6 Lead Capture Methods That Won’t Annoy Your Audience (With Examples)
You’ve worked hard to get traffic flowing to your website, but how are you turning that traffic into revenue?
You need a way to capture leads’ email opt-in as they visit your site.
Traditionally, this is done using form-gated content: asking visitors to fill out a form in exchange for a piece of content (eBook, video, guide, etc.).
Form-gated content placed globally on your website is no longer effective. It doesn’t offer content at the optimal time in a personalized way. It’s time to get creative and actually provide value to your audience.
Read on to discover 6 proven lead capture methods with real-world examples. Or, skip ahead using the links below.
Method #1: Chatbots
Chatbots are a great way to replace forms. They ask users for details as the conversation progresses, reducing friction and streamlining data collection. They also offer an opportunity to qualify and segment your leads entering your CRM.
The chatbot asks for an email address as a part of the conversation. In the example below, the chatbot is offering to send a brochure related to the user’s question. This is a natural way to ask for an email address.
You can also set-up a series of qualifying questions so that leads automatically get sent to the appropriate sales resource. Alternatively, they can be forwarded to another funnel if the prospect is not a qualified lead.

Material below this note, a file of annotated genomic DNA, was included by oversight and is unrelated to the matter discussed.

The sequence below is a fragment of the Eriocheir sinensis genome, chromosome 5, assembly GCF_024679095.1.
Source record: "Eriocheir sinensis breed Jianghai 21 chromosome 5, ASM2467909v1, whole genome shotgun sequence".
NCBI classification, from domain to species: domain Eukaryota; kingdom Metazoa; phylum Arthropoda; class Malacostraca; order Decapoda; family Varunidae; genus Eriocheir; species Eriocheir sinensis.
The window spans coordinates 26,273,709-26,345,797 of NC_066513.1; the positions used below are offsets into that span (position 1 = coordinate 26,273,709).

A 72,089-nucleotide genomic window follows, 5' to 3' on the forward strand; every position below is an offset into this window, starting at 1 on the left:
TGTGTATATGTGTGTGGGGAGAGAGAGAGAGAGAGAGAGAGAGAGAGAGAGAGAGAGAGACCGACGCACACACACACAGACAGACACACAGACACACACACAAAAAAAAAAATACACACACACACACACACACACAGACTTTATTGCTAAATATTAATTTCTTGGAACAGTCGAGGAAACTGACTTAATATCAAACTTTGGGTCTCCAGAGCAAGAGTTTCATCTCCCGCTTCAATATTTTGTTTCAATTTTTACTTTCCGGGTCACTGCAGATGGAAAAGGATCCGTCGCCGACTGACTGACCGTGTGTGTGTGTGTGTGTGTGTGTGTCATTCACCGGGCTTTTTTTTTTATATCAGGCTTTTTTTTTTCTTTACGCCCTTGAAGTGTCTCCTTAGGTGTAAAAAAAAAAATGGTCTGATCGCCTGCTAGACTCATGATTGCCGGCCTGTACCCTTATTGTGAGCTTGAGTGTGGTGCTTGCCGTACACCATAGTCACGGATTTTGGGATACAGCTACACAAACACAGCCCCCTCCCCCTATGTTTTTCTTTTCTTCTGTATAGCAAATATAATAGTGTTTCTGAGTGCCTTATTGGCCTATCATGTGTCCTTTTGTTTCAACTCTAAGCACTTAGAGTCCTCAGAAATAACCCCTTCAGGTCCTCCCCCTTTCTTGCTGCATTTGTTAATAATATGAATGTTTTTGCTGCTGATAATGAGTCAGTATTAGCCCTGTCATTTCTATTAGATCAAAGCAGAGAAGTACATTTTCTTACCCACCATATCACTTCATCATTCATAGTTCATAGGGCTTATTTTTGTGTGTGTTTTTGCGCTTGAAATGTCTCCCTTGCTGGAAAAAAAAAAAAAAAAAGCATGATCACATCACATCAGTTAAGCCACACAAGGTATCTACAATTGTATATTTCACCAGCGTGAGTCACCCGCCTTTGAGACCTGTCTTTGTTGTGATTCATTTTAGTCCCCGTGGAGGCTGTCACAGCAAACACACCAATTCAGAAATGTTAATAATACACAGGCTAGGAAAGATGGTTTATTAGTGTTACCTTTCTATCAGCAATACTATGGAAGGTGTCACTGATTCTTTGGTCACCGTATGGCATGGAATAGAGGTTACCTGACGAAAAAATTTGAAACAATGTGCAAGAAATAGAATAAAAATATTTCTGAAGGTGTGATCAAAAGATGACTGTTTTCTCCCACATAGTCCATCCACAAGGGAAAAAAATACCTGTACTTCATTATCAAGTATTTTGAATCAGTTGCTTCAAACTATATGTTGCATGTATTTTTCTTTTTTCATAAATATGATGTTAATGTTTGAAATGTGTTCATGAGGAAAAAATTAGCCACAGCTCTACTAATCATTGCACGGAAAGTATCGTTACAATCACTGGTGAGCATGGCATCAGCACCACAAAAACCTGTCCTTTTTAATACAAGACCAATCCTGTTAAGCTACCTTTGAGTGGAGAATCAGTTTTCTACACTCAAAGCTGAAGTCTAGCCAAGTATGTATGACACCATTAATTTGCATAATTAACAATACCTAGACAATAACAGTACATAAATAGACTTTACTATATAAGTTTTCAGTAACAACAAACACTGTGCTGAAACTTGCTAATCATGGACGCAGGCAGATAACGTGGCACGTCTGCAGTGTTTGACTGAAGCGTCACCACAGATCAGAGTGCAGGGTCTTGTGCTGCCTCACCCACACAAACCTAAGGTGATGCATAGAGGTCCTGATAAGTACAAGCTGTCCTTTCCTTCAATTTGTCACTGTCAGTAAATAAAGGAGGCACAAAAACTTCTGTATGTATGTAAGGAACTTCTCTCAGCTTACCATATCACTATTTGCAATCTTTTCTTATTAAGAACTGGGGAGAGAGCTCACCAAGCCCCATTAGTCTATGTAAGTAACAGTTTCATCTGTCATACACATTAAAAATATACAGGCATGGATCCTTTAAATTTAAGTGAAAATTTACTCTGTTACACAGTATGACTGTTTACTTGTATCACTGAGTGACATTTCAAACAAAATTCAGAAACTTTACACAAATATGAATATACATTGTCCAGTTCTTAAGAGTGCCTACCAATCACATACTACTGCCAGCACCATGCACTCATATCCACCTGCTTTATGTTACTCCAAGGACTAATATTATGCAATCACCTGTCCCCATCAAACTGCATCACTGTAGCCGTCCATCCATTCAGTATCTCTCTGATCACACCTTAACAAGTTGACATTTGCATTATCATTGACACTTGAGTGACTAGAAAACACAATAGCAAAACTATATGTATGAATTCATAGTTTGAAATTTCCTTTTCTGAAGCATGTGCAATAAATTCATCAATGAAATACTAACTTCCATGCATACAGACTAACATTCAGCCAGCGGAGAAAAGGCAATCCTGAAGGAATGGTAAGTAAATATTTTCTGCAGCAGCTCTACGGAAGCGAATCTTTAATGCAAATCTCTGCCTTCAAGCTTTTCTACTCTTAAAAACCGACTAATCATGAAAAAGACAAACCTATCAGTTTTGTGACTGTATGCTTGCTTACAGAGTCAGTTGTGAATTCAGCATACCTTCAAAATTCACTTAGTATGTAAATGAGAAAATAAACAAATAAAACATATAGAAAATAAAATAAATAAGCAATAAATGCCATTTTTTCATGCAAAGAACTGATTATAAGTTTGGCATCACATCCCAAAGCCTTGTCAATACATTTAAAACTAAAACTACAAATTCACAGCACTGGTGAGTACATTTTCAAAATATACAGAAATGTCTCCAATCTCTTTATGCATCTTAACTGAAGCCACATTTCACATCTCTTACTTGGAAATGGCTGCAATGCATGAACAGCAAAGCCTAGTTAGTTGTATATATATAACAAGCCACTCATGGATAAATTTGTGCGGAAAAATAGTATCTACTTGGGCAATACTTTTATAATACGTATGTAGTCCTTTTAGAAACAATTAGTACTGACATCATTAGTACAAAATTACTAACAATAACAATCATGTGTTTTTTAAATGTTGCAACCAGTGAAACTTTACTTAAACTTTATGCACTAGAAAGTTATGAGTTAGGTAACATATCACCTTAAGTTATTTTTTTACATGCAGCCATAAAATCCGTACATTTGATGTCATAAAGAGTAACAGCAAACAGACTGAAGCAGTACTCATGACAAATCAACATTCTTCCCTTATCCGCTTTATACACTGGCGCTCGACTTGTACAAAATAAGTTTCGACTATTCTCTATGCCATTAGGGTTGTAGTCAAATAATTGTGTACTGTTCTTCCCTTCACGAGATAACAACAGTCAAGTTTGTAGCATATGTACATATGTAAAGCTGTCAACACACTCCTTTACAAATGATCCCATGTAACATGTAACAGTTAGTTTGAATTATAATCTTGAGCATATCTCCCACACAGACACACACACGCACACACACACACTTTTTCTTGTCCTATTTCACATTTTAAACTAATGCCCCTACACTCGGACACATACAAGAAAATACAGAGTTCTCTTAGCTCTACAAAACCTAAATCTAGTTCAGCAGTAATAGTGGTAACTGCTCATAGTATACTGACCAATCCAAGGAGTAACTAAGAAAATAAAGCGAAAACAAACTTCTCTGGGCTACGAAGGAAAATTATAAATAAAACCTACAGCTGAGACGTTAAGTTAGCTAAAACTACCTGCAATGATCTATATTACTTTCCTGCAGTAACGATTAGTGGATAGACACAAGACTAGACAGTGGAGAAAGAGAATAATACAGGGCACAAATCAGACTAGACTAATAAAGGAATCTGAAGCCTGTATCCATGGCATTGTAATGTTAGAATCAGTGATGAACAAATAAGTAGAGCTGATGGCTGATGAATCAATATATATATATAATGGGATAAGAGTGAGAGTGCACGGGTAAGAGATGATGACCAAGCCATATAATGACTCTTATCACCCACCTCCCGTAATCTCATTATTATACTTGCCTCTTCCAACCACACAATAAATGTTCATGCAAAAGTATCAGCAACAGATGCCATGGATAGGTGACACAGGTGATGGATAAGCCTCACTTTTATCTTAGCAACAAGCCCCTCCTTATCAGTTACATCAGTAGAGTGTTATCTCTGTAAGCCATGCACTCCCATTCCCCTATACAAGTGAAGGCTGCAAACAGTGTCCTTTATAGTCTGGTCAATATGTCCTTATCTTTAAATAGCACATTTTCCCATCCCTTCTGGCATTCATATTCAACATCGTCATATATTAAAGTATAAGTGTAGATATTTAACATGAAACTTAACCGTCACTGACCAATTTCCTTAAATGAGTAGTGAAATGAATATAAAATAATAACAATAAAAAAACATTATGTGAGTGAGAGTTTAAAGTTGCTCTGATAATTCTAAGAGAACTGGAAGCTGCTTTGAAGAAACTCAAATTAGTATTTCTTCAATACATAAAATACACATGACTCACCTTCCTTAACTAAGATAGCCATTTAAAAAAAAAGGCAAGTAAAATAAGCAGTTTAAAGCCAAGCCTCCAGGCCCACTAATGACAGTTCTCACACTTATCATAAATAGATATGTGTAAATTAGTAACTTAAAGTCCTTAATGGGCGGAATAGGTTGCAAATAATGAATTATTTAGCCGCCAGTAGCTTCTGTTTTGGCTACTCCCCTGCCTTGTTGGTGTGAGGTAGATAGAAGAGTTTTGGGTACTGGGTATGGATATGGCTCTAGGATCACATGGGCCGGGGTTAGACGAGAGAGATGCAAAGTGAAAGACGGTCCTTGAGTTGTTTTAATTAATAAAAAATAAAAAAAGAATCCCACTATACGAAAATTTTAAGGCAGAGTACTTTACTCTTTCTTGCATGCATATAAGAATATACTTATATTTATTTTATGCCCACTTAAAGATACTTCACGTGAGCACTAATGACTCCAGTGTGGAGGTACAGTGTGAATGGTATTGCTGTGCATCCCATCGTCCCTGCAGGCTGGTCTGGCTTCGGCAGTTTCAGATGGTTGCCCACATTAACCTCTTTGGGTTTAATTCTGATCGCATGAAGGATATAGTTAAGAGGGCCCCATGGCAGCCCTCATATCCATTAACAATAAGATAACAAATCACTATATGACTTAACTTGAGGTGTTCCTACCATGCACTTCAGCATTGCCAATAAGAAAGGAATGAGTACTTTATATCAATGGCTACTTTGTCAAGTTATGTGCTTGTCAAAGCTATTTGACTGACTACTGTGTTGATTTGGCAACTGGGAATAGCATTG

In the example above, the chatbot determined that the company size was too small to qualify as a good sales lead. The bot referred them to a webpage tailored for companies their size instead of alerting a sales rep unnecessarily.
Most popular chatbots integrate with your CRM and marketing automation platforms to create leads instantly.
I see chatbots as a win-win. Your website visitors get instant customer service in a non-intrusive way, and you convert anonymous visitors into qualified leads, automatically.
Method #2: Interactive Content
Interactive content like quizzes and online tools are some of the most effective lead capture tools.
For example, when you visit marketing blogger Neil Patel’s website, you’re served a full-screen quiz with a compelling title. I particularly love that he includes the time it takes to complete the quiz, making it more compelling to try.
You’re then asked a series of qualifying questions…
The last step of the quiz prompts you to enter your email address in order to receive your results.
Neil Patel produces a lot of content about SEO and it’s safe to say that increasing website traffic is a key concern for his audience. This quiz directly targets that need.
Another tactic is to offer a free tool that is specifically useful to your audience.
ActiveCampaign does a great job of this with their Email Subject Line Generator. Email automation is a big feature of their platform, so this tool is highly relevant.
Click on “Generate subject lines” and fill in your keyword…
If you scroll through the subject line suggestions, you get to a subscription banner asking for your email address.
This is particularly well done because the email capture is relevant to the tool and therefore the lead’s interest. Instead of simply asking for a newsletter subscription, they call out that the reader can expect more advice regarding subject lines.
Hubspot is an expert at this. They have an entire suite of free tools and templates that ultimately ask users for their email address. They also work to rank these tools highly on search engines, meaning that the free tools drive traffic and capture leads.
Method #3: Educational Email Series
This is an alternative to the traditional “sign up for the newsletter” lead capture. An educational email series is a short (3-5 emails) email funnel that teaches the reader about a relevant topic. The information should be highly valuable to your audience.